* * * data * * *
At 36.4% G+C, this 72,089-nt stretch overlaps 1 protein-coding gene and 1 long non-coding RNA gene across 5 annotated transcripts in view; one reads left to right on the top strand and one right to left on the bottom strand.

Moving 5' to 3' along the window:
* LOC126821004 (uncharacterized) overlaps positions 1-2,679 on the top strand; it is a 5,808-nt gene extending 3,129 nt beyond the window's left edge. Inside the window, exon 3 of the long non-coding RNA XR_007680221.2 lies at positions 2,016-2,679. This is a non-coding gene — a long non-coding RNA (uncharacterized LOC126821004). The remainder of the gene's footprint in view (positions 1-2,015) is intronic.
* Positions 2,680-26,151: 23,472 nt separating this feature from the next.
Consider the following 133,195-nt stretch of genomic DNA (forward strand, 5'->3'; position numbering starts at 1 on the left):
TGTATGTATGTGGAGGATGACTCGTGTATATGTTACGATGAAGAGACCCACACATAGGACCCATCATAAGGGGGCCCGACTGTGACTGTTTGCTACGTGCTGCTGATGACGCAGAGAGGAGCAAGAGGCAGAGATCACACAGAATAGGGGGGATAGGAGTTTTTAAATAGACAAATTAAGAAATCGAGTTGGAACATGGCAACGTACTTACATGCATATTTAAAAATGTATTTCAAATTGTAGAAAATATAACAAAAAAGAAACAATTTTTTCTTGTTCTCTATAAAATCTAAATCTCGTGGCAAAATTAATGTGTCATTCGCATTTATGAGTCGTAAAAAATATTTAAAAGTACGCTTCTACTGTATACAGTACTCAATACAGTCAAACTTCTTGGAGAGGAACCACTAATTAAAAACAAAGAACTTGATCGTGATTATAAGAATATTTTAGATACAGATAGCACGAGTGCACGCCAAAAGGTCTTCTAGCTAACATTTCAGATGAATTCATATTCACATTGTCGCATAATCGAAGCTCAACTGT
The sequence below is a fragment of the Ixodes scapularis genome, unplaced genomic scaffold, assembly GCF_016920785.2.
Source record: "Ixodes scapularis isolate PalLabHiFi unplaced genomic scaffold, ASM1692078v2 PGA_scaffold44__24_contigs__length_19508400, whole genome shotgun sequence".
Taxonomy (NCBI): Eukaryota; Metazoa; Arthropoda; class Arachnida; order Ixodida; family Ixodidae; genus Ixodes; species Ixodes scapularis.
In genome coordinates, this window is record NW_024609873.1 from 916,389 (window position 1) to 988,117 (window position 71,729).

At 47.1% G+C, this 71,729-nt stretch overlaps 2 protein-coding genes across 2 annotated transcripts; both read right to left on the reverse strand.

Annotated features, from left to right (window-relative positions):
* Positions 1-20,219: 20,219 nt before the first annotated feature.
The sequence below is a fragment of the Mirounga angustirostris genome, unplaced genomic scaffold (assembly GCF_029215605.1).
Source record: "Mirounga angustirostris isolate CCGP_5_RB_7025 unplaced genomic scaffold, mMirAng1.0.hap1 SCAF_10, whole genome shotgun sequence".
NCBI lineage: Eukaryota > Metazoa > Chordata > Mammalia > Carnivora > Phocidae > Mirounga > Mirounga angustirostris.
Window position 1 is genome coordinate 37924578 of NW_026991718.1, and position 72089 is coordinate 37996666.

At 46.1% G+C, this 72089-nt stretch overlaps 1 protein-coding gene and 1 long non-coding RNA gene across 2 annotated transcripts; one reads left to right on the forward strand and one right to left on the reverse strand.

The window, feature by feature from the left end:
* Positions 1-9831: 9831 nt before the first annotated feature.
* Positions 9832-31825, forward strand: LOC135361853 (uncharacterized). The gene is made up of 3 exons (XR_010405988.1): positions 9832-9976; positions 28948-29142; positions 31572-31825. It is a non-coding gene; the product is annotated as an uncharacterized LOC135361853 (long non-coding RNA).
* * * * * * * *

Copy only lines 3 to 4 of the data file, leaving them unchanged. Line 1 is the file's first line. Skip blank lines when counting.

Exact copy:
* LOC126821004 (uncharacterized) overlaps positions 1-2,679 on the top strand; it is a 5,808-nt gene extending 3,129 nt beyond the window's left edge. Inside the window, exon 3 of the long non-coding RNA XR_007680221.2 lies at positions 2,016-2,679. This is a non-coding gene — a long non-coding RNA (uncharacterized LOC126821004). The remainder of the gene's footprint in view (positions 1-2,015) is intronic.
* Positions 2,680-26,151: 23,472 nt separating this feature from the next.